However, with many bond markets seeing yields at depressed levels, it is unlikely that investors will benefit from the same high level of returns in 2013.
Despite this, fund managers are adamant that opportunities in fixed income will be found over the coming 12 months.
Bob Jolly, head of global macro at Schroders
“With yields on developed market bonds still at depressed levels and credit spreads considerably lower than last year, it’s clear that a passive approach towards global bond market beta is unlikely to make you rich this year. There cannot be a repeat in 2013 of the bond market returns of 2012.
“But it will be another year where markets will swing between euphoria – when either growth or politicians offer positive surprises – and misery – when either the political system takes its collective foot off the reform agenda or we see a temporary ebbing in economic momentum.”
Rod Davidson, head of fixed income at Alliance Trust Investments
“Flexible and active bond strategies should be the area of choice for the foreseeable future and credit can still produce interesting returns in a recovering economic environment. Even though there is much talk about the relative attractiveness of equity dividends, bond funds will continue to be a key source of income for investors.”
David Coombs, head of multi-asset investments at Rathbone Unit Trust Management
“Gilts have little intrinsic value these days, but they can offer protection against falling equity markets. Furthermore, low nominal spreads look very vulnerable. We favour exposure to gilts in the long duration space, which tend to have a lower correlation to equities, and thus provide us with a good diversifier.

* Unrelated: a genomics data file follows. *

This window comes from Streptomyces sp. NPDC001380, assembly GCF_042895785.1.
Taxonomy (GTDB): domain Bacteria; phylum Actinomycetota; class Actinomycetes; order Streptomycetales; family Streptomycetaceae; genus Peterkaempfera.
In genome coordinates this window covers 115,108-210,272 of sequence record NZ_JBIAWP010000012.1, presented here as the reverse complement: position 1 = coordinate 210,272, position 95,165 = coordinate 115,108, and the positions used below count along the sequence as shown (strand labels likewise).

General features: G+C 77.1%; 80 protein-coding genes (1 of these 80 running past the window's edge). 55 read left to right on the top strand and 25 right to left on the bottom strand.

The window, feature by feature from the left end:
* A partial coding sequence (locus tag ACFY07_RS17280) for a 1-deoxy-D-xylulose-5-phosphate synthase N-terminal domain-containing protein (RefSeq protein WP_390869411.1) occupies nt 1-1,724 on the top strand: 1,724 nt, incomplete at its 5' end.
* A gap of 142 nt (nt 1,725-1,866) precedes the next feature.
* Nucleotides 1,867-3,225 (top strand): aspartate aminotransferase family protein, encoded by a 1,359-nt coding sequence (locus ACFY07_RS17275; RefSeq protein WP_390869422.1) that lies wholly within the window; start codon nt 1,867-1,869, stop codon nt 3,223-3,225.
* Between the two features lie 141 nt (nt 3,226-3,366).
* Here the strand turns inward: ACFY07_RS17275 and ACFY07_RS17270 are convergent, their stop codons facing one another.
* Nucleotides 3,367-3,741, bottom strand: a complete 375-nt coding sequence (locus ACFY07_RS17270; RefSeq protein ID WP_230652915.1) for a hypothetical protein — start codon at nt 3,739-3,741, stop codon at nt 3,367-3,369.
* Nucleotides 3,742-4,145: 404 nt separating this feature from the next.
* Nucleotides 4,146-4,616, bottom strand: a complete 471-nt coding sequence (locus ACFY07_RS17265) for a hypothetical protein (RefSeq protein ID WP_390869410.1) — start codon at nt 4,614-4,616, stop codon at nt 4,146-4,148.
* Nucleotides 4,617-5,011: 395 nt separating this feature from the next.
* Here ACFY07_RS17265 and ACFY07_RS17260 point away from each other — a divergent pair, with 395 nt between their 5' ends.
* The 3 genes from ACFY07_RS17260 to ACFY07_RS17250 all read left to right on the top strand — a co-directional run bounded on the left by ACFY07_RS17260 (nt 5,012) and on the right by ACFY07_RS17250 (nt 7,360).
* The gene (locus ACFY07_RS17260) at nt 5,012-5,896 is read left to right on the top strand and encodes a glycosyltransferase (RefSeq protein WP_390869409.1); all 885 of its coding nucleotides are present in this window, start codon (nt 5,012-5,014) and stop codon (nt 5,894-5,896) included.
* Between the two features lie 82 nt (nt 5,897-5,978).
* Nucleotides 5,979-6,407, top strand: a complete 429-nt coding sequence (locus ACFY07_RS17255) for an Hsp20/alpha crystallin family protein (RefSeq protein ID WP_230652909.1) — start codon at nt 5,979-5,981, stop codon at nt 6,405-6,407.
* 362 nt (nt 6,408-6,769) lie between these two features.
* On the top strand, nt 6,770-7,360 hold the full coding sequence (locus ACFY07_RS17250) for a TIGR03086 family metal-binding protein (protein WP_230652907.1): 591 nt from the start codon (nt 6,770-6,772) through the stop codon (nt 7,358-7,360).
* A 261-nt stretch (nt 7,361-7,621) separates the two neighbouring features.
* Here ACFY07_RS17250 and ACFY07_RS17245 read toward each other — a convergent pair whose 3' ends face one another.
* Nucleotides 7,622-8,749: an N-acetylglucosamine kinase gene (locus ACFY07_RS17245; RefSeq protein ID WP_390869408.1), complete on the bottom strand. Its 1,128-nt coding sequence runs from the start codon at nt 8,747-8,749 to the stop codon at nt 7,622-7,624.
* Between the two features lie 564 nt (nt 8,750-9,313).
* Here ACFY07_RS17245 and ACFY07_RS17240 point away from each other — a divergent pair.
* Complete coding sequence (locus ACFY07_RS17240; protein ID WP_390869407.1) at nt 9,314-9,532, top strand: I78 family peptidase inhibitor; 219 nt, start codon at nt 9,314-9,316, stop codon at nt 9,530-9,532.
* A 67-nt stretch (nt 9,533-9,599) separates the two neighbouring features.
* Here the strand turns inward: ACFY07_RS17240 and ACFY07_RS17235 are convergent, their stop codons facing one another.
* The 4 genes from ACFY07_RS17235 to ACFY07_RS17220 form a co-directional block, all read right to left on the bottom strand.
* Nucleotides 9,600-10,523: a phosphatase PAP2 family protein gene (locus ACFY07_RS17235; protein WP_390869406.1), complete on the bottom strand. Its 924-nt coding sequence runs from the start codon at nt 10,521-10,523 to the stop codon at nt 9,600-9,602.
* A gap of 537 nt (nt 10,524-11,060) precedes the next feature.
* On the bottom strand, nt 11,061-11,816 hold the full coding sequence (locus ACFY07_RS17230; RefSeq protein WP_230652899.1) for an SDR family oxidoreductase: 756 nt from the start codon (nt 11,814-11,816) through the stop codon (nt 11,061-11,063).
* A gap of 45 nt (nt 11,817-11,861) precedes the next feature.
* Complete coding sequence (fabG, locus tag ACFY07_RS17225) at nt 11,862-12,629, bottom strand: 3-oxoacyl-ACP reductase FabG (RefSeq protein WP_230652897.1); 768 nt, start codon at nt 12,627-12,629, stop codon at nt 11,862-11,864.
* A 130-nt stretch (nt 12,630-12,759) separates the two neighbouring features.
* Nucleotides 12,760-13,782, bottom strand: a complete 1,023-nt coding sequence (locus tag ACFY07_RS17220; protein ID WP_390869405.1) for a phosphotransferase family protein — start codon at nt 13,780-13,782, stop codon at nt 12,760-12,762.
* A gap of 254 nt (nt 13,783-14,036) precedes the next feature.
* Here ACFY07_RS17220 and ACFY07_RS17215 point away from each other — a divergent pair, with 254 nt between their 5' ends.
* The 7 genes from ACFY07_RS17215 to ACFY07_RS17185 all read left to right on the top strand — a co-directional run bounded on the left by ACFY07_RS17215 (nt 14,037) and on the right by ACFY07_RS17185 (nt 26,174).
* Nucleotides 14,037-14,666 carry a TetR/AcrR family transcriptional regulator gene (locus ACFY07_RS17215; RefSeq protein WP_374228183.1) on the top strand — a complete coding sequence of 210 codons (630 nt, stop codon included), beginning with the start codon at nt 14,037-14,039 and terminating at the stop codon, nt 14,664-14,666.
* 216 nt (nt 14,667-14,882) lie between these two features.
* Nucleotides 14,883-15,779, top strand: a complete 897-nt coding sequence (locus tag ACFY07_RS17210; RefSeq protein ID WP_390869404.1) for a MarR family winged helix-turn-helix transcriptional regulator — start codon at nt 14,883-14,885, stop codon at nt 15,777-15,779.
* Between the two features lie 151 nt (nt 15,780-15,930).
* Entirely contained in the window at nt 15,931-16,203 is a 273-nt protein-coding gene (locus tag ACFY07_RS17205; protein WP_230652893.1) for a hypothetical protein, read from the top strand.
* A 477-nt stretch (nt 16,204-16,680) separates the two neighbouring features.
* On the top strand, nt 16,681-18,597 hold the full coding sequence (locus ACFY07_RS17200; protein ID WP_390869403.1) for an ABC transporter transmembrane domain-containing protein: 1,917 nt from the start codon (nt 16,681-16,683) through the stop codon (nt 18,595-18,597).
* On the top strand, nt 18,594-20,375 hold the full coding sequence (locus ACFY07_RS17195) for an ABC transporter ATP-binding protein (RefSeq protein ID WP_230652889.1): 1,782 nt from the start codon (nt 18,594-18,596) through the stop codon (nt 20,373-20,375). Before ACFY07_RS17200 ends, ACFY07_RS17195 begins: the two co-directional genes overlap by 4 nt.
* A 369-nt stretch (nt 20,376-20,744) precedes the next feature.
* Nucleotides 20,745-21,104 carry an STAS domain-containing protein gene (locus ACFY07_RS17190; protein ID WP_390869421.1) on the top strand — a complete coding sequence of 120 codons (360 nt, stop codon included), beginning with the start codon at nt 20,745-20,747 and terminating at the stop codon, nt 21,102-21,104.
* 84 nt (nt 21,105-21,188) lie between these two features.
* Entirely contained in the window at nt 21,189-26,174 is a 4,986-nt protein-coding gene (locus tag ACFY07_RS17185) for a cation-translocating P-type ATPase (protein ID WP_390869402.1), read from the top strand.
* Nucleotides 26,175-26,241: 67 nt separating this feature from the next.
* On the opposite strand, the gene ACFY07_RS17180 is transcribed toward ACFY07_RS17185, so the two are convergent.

“Current spread levels do not provide a buffer from any inflation surprises, especially if governments decide to cancel debt – something which we believe there is a high possibility next year – or if issues persist in the Middle East. We would therefore look to buy into index-linked gilts.”
John Pattullo, head of retail fixed income at Henderson Global Investors
“Our strategy of favouring ‘double core’ bonds – bonds from core companies in core countries – is likely to remain unchanged in 2013.
“We expect more peripheral eurozone volatility. It is difficult to believe that there will not be further restructuring in the periphery. This is predicated on the paucity of growth in Europe, which makes it challenging to delever.
“In contrast, the US appears to be displaying more credit growth and this may help the US economy surprise on the upside. With the eurozone periphery, policy announcements and politics likely to be sources of occasional market volatility, we continue to believe that derivatives offer an additional and highly liquid investment tool with which to play shifts in market sentiment or to express views on individual credits.”